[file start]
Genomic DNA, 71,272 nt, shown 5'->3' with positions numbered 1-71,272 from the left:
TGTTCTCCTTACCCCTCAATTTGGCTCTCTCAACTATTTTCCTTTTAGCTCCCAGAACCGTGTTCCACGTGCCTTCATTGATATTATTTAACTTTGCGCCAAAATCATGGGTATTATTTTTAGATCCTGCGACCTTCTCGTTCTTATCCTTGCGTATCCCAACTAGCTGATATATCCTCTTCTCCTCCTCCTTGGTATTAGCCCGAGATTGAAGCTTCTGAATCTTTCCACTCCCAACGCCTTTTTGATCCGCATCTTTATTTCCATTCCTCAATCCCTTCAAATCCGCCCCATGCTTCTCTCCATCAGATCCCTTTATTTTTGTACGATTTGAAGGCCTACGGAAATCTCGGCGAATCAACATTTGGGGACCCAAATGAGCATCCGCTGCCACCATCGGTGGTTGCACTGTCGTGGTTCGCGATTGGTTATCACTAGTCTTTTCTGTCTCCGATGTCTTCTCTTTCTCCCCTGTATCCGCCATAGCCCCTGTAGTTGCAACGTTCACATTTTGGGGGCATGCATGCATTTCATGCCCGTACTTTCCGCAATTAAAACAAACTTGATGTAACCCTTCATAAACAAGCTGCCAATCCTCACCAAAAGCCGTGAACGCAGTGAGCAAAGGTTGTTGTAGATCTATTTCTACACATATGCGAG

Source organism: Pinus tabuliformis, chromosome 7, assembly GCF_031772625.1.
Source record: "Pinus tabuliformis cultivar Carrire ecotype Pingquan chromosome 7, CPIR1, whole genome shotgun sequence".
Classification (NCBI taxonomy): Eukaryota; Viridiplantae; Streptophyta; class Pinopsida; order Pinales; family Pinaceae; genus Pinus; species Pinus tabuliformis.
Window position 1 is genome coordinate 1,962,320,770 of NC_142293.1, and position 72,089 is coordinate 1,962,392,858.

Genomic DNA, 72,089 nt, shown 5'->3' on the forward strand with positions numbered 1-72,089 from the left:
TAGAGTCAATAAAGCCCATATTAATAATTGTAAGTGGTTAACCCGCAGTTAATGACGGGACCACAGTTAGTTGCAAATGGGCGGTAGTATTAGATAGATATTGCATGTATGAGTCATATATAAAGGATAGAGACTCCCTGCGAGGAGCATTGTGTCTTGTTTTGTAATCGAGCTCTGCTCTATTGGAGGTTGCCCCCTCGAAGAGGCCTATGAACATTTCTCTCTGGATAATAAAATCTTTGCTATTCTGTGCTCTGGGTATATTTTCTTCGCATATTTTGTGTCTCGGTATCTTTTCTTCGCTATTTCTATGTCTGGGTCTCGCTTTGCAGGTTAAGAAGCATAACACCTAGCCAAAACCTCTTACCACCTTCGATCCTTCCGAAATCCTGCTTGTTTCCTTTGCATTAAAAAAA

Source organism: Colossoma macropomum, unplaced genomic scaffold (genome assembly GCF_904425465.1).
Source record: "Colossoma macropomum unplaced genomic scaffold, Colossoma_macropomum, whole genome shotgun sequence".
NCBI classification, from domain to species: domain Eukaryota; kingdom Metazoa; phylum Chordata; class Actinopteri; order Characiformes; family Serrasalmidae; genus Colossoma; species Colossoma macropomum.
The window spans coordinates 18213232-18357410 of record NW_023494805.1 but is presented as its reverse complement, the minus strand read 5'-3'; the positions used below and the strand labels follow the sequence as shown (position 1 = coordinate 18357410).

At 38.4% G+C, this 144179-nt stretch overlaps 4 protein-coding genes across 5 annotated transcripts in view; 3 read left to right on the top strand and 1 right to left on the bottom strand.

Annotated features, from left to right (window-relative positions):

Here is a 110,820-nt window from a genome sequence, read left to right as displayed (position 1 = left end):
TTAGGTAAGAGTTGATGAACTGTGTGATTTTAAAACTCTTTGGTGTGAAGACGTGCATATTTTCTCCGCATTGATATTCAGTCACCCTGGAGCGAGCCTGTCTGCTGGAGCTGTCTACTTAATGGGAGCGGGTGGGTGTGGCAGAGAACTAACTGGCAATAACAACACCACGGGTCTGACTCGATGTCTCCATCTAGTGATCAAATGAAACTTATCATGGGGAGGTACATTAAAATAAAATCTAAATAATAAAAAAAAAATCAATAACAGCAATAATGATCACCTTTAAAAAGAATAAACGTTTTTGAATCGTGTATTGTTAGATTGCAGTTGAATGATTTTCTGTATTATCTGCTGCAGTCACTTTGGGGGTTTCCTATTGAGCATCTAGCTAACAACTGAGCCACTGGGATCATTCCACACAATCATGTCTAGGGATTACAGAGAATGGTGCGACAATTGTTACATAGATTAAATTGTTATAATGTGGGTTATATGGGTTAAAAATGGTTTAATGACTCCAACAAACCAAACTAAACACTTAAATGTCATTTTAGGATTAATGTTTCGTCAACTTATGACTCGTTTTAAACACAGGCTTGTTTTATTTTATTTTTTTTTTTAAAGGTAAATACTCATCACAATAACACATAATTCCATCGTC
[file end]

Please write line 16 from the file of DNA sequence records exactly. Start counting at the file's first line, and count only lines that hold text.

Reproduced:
TTAGGTAAGAGTTGATGAACTGTGTGATTTTAAAACTCTTTGGTGTGAAGACGTGCATATTTTCTCCGCATTGATATTCAGTCACCCTGGAGCGAGCCTGTCTGCTGGAGCTGTCTACTTAATGGGAGCGGGTGGGTGTGGCAGAGAACTAACTGGCAATAACAACACCACGGGTCTGACTCGATGTCTCCATCTAGTGATCAAATGAAACTTATCATGGGGAGGTACATTAAAATAAAATCTAAATAATAAAAAAAAAATCAATAACAGCAATAATGATCACCTTTAAAAAGAATAAACGTTTTTGAATCGTGTATTGTTAGATTGCAGTTGAATGATTTTCTGTATTATCTGCTGCAGTCACTTTGGGGGTTTCCTATTGAGCATCTAGCTAACAACTGAGCCACTGGGATCATTCCACACAATCATGTCTAGGGATTACAGAGAATGGTGCGACAATTGTTACATAGATTAAATTGTTATAATGTGGGTTATATGGGTTAAAAATGGTTTAATGACTCCAACAAACCAAACTAAACACTTAAATGTCATTTTAGGATTAATGTTTCGTCAACTTATGACTCGTTTTAAACACAGGCTTGTTTTATTTTATTTTTTTTTTTAAAGGTAAATACTCATCACAATAACACATAATTCCATCGTC